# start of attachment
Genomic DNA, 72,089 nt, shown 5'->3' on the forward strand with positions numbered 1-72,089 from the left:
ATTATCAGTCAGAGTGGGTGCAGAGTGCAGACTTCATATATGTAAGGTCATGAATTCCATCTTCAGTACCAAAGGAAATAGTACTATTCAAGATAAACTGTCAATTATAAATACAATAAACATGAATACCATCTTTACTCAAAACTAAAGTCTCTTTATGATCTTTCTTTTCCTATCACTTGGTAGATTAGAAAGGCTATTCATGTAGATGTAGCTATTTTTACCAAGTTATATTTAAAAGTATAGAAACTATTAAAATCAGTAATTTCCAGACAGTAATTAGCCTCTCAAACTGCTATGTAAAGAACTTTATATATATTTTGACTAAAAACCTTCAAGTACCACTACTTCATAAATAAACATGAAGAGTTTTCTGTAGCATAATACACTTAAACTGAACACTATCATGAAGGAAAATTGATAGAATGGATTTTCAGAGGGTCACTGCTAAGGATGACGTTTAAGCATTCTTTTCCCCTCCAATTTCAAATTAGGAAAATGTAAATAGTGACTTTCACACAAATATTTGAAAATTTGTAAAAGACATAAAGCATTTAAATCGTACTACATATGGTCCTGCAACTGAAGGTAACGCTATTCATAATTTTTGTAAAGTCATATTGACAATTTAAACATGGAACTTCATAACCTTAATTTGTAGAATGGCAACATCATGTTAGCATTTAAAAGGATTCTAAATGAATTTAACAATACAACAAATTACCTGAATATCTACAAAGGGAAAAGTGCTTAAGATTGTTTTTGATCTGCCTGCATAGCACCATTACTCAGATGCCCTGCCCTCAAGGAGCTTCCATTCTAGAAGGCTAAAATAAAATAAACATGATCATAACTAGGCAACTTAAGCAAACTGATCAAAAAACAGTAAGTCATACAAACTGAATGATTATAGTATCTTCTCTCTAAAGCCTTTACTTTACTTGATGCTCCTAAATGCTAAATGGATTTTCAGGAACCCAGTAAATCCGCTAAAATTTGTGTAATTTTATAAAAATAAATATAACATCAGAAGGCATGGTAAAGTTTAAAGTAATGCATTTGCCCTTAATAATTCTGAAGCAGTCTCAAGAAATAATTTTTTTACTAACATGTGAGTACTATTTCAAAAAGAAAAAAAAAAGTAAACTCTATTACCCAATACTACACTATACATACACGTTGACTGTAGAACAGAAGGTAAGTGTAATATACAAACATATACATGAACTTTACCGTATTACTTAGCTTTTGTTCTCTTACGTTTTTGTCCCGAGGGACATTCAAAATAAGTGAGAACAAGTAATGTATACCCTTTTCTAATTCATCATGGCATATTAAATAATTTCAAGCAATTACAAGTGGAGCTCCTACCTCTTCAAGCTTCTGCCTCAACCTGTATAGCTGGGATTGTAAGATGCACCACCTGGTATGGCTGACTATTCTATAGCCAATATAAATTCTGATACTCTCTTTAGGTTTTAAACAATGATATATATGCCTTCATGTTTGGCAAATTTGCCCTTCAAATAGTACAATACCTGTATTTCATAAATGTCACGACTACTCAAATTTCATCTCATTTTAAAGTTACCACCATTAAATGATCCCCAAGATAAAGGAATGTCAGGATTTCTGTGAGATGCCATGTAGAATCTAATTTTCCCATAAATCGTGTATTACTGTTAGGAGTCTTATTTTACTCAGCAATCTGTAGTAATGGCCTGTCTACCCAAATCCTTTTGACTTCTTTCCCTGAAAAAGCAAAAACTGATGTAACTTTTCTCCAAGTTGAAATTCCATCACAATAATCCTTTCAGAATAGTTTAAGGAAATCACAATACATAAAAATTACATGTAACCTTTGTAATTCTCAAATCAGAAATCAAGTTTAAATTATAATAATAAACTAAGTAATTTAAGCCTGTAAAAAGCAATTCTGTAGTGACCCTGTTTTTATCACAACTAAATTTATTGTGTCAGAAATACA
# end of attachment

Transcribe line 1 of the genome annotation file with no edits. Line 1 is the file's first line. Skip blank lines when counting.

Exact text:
Genomic DNA, 72,089 nt, shown 5'->3' on the forward strand with positions numbered 1-72,089 from the left: